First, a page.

Saturday, May 18, 2024

Toll road opponents shouldn’t let hopes get too high

So N.C. Department of Transportation Secretary Nick Tennyson is taking a trip Monday to Texas to learn why a toll road between San Antonio and central Texas filed for bankruptcy this week. The move gives fresh hope to opponents of Ferrovial SA’s plans to add toll lanes on Interstate 77 north of Charlotte.

Here’s what Tennyson is going to learn: There are very few similarities between the two projects.

The Texas toll road was built parallel to super-busy Interstate 35, which runs from Mexico to Minneapolis and is one of the great business corridors in the U.S. Among its many bottlenecks is the inner city of Austin, Texas, which has been one of the fastest growing metro areas in the U.S. over the past decade. Imagine terrible Interstate 285 drive-time traffic in Atlanta – that’s what happens every morning and evening on I-35 in Austin.

But central Texas is full of undeveloped grassland, not far from Austin and San Antonio, so the Texas DOT hoped a toll road running parallel to Interstate 35 — but 10-20 miles east —  would relieve some of Austin’s traffic burdens. Ferrovial’s Cintra subsidiary won the contract to build the project and bonds were floated to pay the bill, with repayments coming from toll revenues.

Unfortunately for TxDOT and Ferrovial, truckers and citizens prefer to sit in horrible traffic from Austin to San Antonio rather than waste time driving farther west to get on SH 130, then pay $15 or $20 in tolls to use the road.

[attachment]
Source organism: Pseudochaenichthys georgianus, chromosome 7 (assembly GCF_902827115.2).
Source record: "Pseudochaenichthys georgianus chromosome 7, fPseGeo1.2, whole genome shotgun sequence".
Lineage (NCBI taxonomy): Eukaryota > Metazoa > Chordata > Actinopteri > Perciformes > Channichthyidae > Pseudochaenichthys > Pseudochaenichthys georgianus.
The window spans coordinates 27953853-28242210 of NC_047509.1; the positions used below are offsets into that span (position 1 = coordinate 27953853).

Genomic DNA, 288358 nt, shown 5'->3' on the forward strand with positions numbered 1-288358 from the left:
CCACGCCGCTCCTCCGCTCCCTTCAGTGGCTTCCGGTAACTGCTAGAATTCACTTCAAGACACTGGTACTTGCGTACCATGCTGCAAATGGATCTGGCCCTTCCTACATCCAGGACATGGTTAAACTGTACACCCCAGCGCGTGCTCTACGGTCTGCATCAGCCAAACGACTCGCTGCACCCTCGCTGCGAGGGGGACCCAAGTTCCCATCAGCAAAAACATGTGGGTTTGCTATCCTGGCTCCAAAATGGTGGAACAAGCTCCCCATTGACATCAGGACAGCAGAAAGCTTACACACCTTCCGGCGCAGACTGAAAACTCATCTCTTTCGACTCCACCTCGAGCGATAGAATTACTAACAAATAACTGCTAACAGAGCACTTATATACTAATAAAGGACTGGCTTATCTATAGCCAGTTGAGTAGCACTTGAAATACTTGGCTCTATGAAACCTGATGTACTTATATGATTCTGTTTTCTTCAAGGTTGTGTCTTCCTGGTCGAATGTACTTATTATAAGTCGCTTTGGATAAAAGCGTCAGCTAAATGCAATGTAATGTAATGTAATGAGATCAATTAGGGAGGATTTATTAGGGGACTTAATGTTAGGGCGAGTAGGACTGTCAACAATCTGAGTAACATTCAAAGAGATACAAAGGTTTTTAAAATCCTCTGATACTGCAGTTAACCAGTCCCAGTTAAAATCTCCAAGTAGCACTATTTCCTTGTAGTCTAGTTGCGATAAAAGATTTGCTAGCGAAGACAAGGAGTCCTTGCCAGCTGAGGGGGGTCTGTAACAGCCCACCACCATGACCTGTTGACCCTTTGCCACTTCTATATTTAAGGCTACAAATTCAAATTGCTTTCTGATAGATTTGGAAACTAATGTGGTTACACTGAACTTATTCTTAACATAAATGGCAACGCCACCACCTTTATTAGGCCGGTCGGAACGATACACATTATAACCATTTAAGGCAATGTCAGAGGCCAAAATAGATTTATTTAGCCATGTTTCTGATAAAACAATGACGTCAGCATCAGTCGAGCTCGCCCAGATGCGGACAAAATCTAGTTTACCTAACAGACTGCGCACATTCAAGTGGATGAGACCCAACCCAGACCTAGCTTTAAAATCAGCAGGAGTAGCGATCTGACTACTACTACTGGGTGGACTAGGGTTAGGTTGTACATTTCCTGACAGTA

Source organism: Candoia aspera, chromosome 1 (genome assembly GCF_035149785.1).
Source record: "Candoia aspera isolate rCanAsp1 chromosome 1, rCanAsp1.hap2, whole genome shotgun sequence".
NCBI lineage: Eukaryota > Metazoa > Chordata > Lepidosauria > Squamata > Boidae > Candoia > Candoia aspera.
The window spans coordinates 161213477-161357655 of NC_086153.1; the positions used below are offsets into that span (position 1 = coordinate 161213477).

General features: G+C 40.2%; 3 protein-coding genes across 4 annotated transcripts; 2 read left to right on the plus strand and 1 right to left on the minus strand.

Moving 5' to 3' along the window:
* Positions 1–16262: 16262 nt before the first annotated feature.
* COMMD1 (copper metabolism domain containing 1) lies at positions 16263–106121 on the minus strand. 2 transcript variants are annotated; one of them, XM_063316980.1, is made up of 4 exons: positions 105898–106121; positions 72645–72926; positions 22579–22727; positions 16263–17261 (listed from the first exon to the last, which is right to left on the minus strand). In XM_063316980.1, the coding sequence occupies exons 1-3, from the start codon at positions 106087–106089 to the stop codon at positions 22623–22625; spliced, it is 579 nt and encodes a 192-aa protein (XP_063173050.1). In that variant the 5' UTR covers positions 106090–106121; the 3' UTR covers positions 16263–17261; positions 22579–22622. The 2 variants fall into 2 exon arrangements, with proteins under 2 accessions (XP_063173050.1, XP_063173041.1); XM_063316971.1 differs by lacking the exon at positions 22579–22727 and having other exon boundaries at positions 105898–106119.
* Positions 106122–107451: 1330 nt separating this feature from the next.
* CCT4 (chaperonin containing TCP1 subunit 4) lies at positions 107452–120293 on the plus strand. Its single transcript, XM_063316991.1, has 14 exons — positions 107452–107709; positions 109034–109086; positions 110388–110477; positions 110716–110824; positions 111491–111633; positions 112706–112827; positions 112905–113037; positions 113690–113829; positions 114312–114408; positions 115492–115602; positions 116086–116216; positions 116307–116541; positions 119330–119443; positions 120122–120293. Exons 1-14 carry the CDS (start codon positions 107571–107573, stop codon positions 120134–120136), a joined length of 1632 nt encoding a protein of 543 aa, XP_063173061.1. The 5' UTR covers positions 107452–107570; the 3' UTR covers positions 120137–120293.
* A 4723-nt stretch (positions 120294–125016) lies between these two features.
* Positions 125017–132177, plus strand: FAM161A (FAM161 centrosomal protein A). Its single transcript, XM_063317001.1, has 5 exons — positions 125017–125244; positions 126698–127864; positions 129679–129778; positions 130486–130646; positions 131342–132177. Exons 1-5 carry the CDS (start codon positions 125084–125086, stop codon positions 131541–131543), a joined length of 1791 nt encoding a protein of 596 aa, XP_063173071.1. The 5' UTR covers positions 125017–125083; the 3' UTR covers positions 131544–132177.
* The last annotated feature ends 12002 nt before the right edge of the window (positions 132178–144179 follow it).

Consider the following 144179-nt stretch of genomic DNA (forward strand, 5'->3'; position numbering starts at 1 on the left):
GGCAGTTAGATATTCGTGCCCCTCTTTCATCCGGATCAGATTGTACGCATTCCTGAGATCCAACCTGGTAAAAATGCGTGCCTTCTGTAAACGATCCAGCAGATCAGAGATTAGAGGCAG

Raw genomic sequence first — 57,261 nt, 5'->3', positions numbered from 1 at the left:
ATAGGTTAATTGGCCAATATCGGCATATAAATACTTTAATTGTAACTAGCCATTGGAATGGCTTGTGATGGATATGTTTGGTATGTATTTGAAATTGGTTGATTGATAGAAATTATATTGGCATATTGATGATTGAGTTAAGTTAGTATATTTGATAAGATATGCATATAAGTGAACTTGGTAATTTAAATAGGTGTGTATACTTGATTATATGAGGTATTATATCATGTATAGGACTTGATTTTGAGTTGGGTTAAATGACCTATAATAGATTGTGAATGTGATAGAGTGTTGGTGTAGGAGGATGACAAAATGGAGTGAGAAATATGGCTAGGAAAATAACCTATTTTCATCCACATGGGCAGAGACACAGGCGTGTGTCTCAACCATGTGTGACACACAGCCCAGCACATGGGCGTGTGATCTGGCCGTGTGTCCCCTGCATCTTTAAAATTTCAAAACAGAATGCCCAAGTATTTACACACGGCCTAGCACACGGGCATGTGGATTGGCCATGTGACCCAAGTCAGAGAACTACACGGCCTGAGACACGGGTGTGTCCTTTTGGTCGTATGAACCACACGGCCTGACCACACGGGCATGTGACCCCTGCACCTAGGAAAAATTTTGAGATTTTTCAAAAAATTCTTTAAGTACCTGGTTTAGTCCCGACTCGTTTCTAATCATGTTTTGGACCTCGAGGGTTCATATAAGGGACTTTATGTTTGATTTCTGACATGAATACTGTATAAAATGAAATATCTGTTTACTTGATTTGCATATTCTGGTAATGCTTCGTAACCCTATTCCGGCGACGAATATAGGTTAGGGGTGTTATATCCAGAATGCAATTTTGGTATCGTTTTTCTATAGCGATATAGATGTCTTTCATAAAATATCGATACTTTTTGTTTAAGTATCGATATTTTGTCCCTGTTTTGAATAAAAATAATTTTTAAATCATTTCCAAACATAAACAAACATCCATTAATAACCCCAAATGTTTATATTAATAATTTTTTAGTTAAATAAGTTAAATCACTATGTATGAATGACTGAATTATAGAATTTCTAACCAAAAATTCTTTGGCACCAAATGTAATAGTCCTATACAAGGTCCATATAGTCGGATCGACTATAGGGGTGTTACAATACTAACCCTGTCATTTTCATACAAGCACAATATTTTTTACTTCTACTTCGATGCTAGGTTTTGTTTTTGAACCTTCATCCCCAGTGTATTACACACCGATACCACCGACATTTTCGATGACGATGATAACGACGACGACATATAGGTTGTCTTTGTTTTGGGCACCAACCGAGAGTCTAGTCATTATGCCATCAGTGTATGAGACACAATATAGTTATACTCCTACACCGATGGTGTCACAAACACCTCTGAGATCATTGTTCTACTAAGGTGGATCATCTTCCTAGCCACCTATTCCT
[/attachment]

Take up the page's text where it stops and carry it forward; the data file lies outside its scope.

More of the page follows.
Except in extreme rush-hour periods, picking SH130 doesn’t make a lot of sense for most drivers. It will some day when development has reached the SH130 corridor, but that is years off. Those  SH130 bonds quickly became junk bonds.

The story is completely different in North Carolina. Ferrovial knows that Interstate 77 is essentially Charlotte’s Main Street and drivers have no alternative because there isn’t land available for a new parallel highway like SH130. There’s also that thing called Lake Norman that limits the addition of new roads or lanes on the stretch between downtown Charlotte and Statesville.

So Ferrovial negotiated a  50-year deal with the N.C. DOT that limits the state’s ability to add “free” lanes without paying the toll-road company some compensation. Ferrovial knew that it had made a lousy deal in Texas; there was no way they would repeat that mistake in North Carolina.

The N.C. powerbrokers, including U.S. Senator Thom Tillis, former Gov. Beverly Perdue and Gov. Pat McCrory, who promoted the I-77 toll-lanes projects, correctly believe that fast-growing Charlotte needs new funding sources for transportation projects. But their vision isn’t matched by statesmanship nor attention to details. Rather than advocating for higher transportation-related taxes, they opted for the easier toll-lane option. Then they compounded the problem by keeping the public uninformed about what was happening. Better to tick off the folks in north Mecklenburg and Iredell counties who will have to pay the tolls every day, rather than enrage taxpayers statewide.

So Secretary Tennyson, have a great trip, enjoy some super Tex-Mex and brisket in the Live Musical Capital of the World. No doubt your findings may help Gov. McCrory slip away from his past support of the toll lanes. But we already know the answer – SH 130 isn’t I-77.

David Mildenberg
David Mildenberg
David Mildenberg is editor of Business North Carolina. Reach him at

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